Sure, there are many unusual places to ice skate in New York City: by the seaside at Abe Stark Rink in Coney Island, on the rooftop of Brooklyn's William Vale Hotel, or in a narrow courtyard between buildings at Industry City. Last winter, there was even an ice rink tucked into the men's department at Bloomingdale's
But this winter, the TWA Hotel—housed in the iconic Eero Saarinen terminal at John F. Kennedy International Airport—has installed a Runway Rink
How many chances will you have to ice skate right on the tarmac, in the shadow of a 1958 Lockheed Constellation plane–turned–cocktail bar, with the scent of jet fuel in the air? Though air travel is often marked by halting progress, here you can glide past the battalions of Smarte Cartes, the honking taxis and flashing hazard lights, the harried travelers bumping their suitcases over the curb.
Though the rink is just steps from JetBlue's Terminal 5 departures gates, you feel worlds away from with a box of Sno-Caps in your pocket (purchased from the rink-side ski chalet) and Beyoncé thumping through the loudspeakers.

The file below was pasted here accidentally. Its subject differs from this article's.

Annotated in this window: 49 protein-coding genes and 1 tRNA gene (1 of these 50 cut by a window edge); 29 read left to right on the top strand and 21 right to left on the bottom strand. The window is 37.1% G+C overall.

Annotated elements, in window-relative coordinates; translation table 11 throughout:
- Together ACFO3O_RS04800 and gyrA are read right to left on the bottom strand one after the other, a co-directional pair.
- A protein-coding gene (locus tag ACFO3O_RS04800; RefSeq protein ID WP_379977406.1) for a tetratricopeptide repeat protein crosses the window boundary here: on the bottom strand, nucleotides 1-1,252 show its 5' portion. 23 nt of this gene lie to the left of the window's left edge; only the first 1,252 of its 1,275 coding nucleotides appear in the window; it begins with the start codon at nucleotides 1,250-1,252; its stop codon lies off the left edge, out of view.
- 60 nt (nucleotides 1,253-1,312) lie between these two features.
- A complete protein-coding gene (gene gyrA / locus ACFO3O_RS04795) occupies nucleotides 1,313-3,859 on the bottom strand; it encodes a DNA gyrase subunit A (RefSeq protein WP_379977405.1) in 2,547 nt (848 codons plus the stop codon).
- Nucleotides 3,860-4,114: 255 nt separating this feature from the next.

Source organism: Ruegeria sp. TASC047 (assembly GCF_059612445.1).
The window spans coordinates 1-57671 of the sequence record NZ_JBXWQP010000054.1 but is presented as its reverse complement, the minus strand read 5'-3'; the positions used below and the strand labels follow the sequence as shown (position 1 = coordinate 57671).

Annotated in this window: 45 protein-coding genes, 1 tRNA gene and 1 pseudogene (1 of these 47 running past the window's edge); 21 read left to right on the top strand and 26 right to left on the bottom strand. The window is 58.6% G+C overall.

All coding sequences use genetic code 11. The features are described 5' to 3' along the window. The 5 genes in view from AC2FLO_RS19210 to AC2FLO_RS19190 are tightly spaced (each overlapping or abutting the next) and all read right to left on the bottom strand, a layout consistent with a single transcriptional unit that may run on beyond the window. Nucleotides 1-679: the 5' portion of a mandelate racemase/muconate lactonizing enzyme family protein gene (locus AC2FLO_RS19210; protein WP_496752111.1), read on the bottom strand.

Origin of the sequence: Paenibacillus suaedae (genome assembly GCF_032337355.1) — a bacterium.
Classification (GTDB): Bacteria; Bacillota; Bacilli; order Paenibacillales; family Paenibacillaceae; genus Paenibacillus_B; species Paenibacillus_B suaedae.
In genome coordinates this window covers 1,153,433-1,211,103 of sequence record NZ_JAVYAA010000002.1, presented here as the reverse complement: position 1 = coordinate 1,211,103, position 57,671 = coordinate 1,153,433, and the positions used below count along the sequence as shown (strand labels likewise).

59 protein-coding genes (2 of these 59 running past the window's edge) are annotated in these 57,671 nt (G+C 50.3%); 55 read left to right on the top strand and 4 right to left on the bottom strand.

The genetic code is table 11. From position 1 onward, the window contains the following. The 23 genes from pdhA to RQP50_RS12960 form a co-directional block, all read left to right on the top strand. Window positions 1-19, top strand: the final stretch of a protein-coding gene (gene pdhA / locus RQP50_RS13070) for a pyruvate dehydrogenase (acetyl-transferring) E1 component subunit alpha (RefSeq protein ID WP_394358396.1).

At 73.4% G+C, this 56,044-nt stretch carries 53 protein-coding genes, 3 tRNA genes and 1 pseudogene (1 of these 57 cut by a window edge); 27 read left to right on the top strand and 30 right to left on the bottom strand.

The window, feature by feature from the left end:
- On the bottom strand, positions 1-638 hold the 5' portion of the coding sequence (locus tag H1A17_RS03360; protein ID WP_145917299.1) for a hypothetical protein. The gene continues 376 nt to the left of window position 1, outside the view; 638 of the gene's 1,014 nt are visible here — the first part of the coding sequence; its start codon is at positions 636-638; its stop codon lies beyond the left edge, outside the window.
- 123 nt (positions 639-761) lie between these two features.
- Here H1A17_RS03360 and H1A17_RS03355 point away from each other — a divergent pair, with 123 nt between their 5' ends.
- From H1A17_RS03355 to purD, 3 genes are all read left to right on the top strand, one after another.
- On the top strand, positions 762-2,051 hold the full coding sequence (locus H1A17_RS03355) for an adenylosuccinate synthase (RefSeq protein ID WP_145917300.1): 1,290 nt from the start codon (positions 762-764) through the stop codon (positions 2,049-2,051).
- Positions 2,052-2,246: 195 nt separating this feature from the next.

The 56-by-44-foot rink is made from 3,500 gallons of New York City tap water kept frozen by tubes filled with coolant that run between the tarmac and the rink. A mini Zamboni makes the rounds every so often, keeping the surface slick.
On a recent Sunday, the rink was almost empty: just two tween girls choreographing selfie videos and an Orthodox Jewish family taking their toddlers for their first spins aboard complimentary plastic push-and-ride ice whales.
After a tour of the ice, you can retire to the plush red Sunken Lounge, where you can sip a Shirley Temple and watch the skaters spinning in circles through the canted windows, an uncanny sight at one of the largest airports in the country.
Or... you can head up to the 64-foot-long rooftop "infinity pool–cuzzi" overlooking one of the airport's busiest runways. The ninety-five-degree water splashes over the edge, seeming to cascade onto the tarmac, where planes roar past, lift into the sky, and bump down to earth. Steam rises from the 95-degree water, mingling with the scent of chlorine, jet fuel, tar, and rubber. Though during the summer months, the pool may require a day pass, it's free to all in the winter.
On a recent windy February afternoon, one corner of the pool was occupied by a plane spotter, margarita in hand, snapping photos as a Swiss Air jet soared into the air. Then a group of hipsters arrived, complete with New Yorker tote bags and knit beanies. "It wasn't so hard to get here," one of them said, bobbing in the water as an Iberia airlines jet taxied to the gate. "We just took the L train to the A...."